Where there are shearwater burrows, there are snakes. The island has a good population of tiger snakes, although I guess that they, too, are struggling. Other locals which feast on the shearwater bounty include Australian white ibis — gawky birds with improbably long bills, perfect for poking down burrows, piratical ravens and handsome Pacific gulls.
In years gone by, it was not only the birds and reptiles which feasted on the seasonal bounty: the popular name for the short-tailed shearwater is mutton bird. They were a staple to the Aboriginal people and the early settlers. Apparently the oil-rich flesh is gamey, fishy and … muttony. I think I’ll pass.
Over at the old bluestone quarry, a picturesque curved wall cut into the basalt reef, an echidna trundles across the path. This spiky, ant-eating, basketball-sized animal is neither a placental mammal nor a marsupial but an egg-laying monotreme, the only near relative of the platypus.
The next waystage is the cute white-painted, red-capped lighthouse, built in 1859 with stone from the old quarry and surely the most-photographed feature on this stretch of coast. The sun is climbing, it is getting warm and those darned bush flies are starting to niggle.
I bump into a camouflaged photographer bearing a professional-looking camera and tripod. We briefly lament the decline of the shearwater colony before he heads off to photograph birds and I head back to the cottage for breakfast.
Back on the wharf I get chatting to Ross, the owner of Putty’s Pride, a pretty, bright yellow cray boat and another photo magnet. She’s one of a small number of commercial fishing vessels still operating out of this once-bustling port.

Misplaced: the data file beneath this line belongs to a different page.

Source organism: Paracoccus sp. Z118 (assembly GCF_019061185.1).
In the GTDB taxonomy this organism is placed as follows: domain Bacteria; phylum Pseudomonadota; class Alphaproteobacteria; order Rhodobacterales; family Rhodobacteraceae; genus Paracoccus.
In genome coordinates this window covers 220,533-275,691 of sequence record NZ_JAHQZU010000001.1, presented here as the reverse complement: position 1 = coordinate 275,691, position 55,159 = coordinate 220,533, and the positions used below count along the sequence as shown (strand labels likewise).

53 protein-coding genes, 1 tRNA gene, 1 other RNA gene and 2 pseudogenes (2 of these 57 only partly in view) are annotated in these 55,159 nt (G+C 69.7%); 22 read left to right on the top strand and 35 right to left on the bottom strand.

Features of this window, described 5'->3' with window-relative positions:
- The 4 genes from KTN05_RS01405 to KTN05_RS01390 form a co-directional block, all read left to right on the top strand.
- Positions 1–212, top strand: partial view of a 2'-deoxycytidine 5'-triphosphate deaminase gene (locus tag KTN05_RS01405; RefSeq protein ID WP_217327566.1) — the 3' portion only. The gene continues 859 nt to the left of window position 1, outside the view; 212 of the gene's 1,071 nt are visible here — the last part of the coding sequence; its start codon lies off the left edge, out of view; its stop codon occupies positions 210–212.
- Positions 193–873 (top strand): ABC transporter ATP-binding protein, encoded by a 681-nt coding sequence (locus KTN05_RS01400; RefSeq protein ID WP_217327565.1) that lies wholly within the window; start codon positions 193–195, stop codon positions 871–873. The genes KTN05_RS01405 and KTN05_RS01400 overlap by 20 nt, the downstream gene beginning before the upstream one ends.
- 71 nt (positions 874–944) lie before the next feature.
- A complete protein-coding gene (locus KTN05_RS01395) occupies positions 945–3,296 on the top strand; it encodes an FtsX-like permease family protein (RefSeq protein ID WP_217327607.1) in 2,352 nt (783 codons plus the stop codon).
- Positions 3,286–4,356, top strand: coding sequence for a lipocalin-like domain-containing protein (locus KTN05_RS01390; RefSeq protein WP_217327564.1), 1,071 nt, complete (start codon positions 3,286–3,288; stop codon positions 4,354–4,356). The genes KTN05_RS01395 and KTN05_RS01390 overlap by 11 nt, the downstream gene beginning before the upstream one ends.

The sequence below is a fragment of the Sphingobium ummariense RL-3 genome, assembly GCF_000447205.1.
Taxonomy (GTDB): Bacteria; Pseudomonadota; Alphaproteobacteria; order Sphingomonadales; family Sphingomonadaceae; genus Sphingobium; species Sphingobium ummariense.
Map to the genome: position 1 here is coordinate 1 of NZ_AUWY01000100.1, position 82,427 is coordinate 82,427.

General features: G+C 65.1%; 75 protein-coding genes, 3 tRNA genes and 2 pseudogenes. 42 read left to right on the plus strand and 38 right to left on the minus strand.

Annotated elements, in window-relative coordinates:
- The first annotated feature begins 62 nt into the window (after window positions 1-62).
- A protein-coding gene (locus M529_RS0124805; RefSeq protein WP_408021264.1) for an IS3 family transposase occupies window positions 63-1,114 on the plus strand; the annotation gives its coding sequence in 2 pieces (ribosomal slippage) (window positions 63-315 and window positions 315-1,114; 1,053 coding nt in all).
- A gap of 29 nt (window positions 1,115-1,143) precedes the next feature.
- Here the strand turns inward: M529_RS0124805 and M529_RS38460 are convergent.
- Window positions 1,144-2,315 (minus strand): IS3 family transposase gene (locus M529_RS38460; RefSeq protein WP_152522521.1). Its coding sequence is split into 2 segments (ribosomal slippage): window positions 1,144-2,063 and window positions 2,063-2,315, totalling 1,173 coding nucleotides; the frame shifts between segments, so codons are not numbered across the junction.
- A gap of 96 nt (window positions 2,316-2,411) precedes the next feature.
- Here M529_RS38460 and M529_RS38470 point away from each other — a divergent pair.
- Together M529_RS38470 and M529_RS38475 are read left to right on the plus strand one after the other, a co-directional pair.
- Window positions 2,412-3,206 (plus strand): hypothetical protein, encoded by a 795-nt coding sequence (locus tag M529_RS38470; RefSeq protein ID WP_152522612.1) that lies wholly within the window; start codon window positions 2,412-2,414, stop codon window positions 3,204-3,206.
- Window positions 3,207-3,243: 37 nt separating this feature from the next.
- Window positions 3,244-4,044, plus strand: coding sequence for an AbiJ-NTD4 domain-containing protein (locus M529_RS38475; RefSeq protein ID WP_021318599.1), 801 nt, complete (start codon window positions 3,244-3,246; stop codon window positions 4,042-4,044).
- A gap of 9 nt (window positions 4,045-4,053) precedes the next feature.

These days the competition comes from Portland and Apollo Bay in fast boats with all the latest electronic gadgetry, but old Ross still has a trick or two up his sleeve. He and his brothers built and launched Putty’s Pride back in 1982 to their father’s design. It was the biggest, fastest boat in the fleet, dropping pots in the treacherous waters off Cape Otway.
Ross still runs Putty’s Pride as a commercial fishing vessel. He used to have a crew of three, but now operates alone, taking his big wooden boat many miles offshore to fish the deep reefs. He’s a chatty, avuncular chap, and a treasure-trove of sea stories, but I have no doubt that in his prime he was a hard man in an unforgiving profession.
Ross’ surname suggests that he is related to my wife’s family. The sport of establishing family connections in Western Victoria is a popular and absorbing one. I must ask him some time.
Further along the timber wharf I stop again to admire the sleeker vessels of Garry Stewart, Port Fairy’s well-respected wooden boatbuilder. My wife remembers him from when they were both teenagers; he also renovated a cousin’s wooden couta boat some years ago. Everyone seems to know everyone in this town — except for blow-ins like me, but I’m slowly working on that.
Then further along the wharf, there’s that little GRP catamaran for sale. I stop to look her over for the sixth time in four days. She’s a lot of boat for the asking price, and looks tidy enough: nothing wrong that a scrub-up and a lick of paint wouldn’t fix.
Unfortunately, my wife feels — strongly — that we’ve spent enough on the little boat that we already have. Maybe I’m secretly relieved.
Back home for breakfast!
Thanks for reading! I hope you enjoyed this little ramble with me.
I acknowledge the Gunditjmara people, the traditional owners and custodians of the lands upon which Port Fairy is built. I pay my respects to their Elders, past, present and emerging.